For a few months I’ve been making and testing 3” long, core burning rocket motors in both 3/8” ID and ½” ID. The motors are hammer rammed on a mandrel, use parabolic converging angle shaped water putty nozzles with a 1/8” throat and core diameter. The tubes are made from 3” wide (76mm), fiber reinforced, water activated gummed packaging tape and wound on a custom made tube roller. The tubes are beautifully tight and have a consistent ID and OD that only varies by +/- 0.005”. For the purposes of this thread, let’s stick with the 3/8” ID motors to keep it simple.
My fuel is standard Teleflite mix of 63%KnO3, 27% powdered sugar and 10% dusting sulfur. The fuel was always milled for at least 2 hours at 60 rpm in a poor excuse for a tumbler, consisting of a thin walled plastic bottle on a threaded rod sticking out the chuck of an old drill. After milling the fuel still had some granularity to it and would make a hissing sound (granules) if you shook the tub that the fuel was kept in.
I tested the motors on a stand which uses a bar type load cell and an Arduino to send data to my laptop for recording. My build process is nailed down and I can crank out consistent motors whose thrust curves overlap with very little deviation. When testing, I use igniters that have their head touching the very top of the core. With a 2-3/16” core, the motors run for 1 second (+/- 0.05 sec), average 230gr of thrust (Isp = 2.3) and have a max thrust of 450gr. These motors contain 5 gr of fuel and have never blown out a nozzle.
New batch results –
This past weekend I finished and tested my new ball mill. It is well overbuilt, using a bottle made from 3” PVC which rolls on a double axel cradle at 63 rpm. To test it, I made a batch of fuel (100gr total volume as usual) and for some reason I added about 3% of finely hammered charcoal. I milled it for 2 hours and the fuel came out like talc. I’ve never made anything so finely ground before.
Following my usual motor building process, I built a few motors for testing the new fuel. All three of them blew the nozzles out!! I don’t mean from erosion, I mean all of the water putty was blown out with a POW, as well as a few layers of the paper tube. The blowouts all happened within 0.3 seconds of ignition and at a consistent 2000gr of thrust range.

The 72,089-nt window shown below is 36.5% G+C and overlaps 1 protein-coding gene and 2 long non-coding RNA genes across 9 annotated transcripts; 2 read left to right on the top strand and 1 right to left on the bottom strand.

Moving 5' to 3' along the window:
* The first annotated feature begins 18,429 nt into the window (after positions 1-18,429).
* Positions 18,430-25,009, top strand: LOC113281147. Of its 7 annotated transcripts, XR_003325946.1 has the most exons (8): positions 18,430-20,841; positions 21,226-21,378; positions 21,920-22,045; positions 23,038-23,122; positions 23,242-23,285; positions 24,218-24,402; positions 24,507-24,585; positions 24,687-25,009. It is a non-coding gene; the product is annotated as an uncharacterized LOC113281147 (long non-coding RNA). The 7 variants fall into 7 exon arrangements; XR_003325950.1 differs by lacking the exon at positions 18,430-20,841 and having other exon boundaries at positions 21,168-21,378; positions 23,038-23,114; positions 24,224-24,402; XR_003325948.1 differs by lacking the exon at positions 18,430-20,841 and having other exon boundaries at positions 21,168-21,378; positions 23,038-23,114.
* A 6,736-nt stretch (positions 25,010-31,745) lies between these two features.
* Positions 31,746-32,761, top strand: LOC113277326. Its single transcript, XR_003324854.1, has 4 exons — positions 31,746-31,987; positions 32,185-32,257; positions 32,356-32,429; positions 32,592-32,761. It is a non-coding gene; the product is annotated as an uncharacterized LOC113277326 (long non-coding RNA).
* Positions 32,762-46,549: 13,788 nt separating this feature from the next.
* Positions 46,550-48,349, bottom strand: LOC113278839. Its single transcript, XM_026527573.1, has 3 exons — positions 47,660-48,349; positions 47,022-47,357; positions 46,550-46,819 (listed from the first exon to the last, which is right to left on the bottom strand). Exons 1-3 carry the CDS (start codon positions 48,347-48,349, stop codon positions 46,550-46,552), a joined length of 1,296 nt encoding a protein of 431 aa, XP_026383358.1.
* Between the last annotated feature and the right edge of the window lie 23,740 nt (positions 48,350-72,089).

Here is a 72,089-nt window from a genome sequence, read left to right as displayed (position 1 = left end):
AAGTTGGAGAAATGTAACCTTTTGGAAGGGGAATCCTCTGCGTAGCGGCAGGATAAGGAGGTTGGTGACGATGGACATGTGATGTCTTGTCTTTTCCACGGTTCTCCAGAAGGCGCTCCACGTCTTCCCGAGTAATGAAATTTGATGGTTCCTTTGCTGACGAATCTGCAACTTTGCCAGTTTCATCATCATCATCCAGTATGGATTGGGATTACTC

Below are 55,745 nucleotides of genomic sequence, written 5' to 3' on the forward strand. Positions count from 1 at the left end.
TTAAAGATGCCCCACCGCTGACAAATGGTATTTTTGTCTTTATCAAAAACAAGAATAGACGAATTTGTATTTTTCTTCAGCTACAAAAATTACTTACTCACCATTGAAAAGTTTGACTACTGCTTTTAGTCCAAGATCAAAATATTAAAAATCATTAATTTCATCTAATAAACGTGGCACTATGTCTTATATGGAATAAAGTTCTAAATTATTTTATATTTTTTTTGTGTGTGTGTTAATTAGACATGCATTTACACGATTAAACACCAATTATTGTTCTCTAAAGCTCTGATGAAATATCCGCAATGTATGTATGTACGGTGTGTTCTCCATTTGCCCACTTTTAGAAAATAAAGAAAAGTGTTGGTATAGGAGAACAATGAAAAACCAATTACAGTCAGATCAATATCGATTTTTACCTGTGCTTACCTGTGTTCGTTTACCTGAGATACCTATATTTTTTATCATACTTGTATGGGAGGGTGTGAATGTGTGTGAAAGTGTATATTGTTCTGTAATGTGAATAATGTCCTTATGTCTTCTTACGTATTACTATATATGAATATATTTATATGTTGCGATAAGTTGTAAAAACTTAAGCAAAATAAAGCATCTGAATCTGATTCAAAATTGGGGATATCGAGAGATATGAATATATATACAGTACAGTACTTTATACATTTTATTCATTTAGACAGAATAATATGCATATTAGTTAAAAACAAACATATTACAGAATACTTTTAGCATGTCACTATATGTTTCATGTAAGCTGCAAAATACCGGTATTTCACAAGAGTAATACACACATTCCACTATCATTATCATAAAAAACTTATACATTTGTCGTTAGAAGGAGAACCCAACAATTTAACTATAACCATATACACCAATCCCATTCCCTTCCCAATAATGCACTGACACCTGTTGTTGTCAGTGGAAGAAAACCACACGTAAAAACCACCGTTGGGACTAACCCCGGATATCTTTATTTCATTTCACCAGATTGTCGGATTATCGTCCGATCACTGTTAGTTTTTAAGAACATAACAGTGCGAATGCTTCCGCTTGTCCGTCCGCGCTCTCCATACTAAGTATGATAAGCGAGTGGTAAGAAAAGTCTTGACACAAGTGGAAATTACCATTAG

I started widening the nozzle and cores and finally, at 5/32” for both the core and nozzle, I can get motors that run without blowing out. These motors now have a burn time of 0.50 seconds, have an average of 490gr of thrust (Isp = 2.4) and have a max thrust of 1350gr! So, slightly more overall impulse power, but all in half the burn time.
I tried an end burning type motor (using 1/8” throat and core) with a small 1” starter core. However, that only gave good initial launch thrust which quickly turned into very little thrust once the motor burned past the core.
From the look of it, what I have made is fuel that is VERY sensitive to internal burn pressure. By this, I mean that the graph of the Pressure vs. Burn Rate curve has a sharp knee in it making it difficult to balance throat/core diameter to core length as compared to my previous fuel.
Here is what I would like to know and understand…
- Is this result simply due to finally ball milling the fuel to a more fine state?
- Was it the addition of the charcoal that boosted the fuel and caused the pressure sensitivity?
- Is it both?
- Would further enlarging the nozzle and core bring down the max thrust and allow the motors to run longer? This means making new tooling.
- What would be the most effective way to proceed with the goal of building motors that burn for 1 to 1.5 sec and have respectable thrust?
Any help here would be greatly appreciated.